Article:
Sebastian Lomas, one of our Professional Diploma in Architecture students, shares his experiences of the annual summer building project:
As is usual for the CAT summer building project, it all began with a 24-hour design charette in June with students working in teams or independently on their proposal for the project. The site was to be the space adjacent to the recently completed biomass building with a brief to provide a covered dry space for around 30 school children with storage for their belongings. Concurrently our designing had to hold in strong perspective that we would be the ones constructing our designs within the allocated five days, making ‘build-ability’ a key consideration. One day later, and after a heated counting of the votes cast by the students, Serenity, designed by Matt Robinson and Tom Reed, was announced as winner. Carousel followed closely in second place, a wrap-around structure of undulating frames with one frame to be fabricated by each student.
Over the following three weeks the design, materials orders, and constructional logistics for the coming week were furthered between Matt, Tom, and the supporting tutors, juggling between design intentions and constructional realities in a ping-pong rally of emails. July saw the return of the students to CAT for the build week, welcomed to the site by sunshine and dry weather. The first work on site was the labour-intensive stage of clearing the site, levelling, and setting out the slate pad foundations. We didn’t get the setting-out quite right the first time, but we learned lessons along the way.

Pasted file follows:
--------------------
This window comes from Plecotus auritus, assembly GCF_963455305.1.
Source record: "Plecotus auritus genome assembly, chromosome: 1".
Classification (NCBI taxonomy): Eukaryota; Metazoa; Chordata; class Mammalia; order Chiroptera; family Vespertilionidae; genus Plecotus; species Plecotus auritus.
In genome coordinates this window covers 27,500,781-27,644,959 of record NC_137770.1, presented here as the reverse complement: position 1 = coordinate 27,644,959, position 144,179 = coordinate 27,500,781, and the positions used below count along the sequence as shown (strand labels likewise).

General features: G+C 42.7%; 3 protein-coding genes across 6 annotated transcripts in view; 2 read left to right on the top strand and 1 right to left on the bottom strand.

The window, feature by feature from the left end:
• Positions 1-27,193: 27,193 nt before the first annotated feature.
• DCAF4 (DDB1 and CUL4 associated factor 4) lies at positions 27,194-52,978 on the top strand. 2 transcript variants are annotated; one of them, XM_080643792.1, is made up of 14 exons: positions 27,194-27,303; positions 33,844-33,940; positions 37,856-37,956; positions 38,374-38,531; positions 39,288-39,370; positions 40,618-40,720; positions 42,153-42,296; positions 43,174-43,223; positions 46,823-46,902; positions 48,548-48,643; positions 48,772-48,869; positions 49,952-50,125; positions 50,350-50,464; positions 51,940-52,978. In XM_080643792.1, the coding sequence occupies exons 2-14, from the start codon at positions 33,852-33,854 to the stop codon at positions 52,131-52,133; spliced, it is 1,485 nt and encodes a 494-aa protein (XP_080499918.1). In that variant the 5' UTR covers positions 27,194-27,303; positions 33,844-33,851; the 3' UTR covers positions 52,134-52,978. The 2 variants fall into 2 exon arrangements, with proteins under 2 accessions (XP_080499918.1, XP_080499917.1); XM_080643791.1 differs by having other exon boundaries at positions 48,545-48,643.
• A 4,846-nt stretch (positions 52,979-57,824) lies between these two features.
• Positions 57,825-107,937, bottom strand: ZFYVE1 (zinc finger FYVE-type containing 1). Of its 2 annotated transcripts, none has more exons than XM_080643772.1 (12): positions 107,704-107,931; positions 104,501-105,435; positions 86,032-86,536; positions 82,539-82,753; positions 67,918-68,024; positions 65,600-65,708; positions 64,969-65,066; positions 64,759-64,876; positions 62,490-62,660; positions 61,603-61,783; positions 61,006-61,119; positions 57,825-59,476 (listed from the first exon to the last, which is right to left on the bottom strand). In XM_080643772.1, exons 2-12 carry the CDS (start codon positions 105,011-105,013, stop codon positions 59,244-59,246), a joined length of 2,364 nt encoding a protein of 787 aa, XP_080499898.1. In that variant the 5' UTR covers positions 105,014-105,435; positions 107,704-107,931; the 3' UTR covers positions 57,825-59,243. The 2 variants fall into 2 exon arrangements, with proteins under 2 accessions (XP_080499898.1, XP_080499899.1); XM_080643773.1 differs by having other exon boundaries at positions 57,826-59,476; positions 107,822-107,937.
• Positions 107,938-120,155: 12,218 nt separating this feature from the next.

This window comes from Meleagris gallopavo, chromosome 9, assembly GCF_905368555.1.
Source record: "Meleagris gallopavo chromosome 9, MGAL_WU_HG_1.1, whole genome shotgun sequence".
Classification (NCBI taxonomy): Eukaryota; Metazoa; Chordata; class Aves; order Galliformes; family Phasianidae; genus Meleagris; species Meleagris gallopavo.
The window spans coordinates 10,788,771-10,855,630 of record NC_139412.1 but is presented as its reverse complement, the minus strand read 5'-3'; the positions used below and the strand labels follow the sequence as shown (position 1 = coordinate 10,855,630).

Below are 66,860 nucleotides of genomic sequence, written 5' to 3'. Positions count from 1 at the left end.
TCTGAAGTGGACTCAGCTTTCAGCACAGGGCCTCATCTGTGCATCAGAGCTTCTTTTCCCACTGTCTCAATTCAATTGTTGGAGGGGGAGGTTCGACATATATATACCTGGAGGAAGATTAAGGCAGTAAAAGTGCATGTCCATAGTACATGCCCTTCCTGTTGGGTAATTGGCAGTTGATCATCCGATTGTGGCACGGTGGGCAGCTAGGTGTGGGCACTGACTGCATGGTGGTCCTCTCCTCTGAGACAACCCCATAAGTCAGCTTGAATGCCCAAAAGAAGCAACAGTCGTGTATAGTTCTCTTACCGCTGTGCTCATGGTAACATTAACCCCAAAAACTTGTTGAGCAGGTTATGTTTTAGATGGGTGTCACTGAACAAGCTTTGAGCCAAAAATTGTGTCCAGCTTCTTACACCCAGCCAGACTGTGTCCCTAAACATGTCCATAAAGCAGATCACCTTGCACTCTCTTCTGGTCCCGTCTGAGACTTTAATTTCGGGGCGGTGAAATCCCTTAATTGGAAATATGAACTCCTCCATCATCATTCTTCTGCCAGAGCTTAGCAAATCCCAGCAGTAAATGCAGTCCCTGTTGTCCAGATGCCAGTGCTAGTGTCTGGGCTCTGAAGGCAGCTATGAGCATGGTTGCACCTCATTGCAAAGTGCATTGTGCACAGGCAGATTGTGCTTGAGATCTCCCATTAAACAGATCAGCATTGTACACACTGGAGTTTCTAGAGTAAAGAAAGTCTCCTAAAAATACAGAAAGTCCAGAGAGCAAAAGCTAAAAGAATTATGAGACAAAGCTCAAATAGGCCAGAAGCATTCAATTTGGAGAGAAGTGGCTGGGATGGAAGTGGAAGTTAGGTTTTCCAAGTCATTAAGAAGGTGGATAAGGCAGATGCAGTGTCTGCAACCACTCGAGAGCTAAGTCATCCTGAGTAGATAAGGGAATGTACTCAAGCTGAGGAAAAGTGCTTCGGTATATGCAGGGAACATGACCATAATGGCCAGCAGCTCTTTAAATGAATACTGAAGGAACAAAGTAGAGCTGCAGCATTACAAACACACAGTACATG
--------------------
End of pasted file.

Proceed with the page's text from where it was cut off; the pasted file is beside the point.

Meanwhile, the main frames were being fabricated off-site by a separate team, with a third team dedicated to the production of the elegant timber screen that would face the most prominent elevation of the design.
Day three saw the elements rapidly come together on site, with the landscape team who had been manually slating the area called in for extra hands as the purlins, floor joists, and secondary posts were being measured, cut, and fitted. Floorboards were cut from reclaimed oak found on site and fixed to the joists with countersunk screws and plugged with wooden dowels, also used for the screen. In total, over 2,000 dowels were hand made by the team.
Day five saw the first and second section of the screen fitted to the main structure, and the first layer of timbers to the purlins. Hard as we all worked however, by the end of the fifth day there were still jobs left to do resulting in an ‘extension of time’ being granted for three further days of work in September. With reduced numbers, the returning students enthusiastically charged through the remaining tasks including fitting the final section of the screen and securing it to the biomass building with a slatted covered walkway. The construction of the horizontal slatted wrap-around to the end of the main structure dramatically changed the experience from within the space, with the final slats being fitted after dark under head-torch light.
Day eight saw the construction of the strongly-engineered bar area and following a brisk cleanup of the site, the students were able to sit down around the conversation pit and experience the space for the first time in its finished state.
All photos by Sebastian Lomas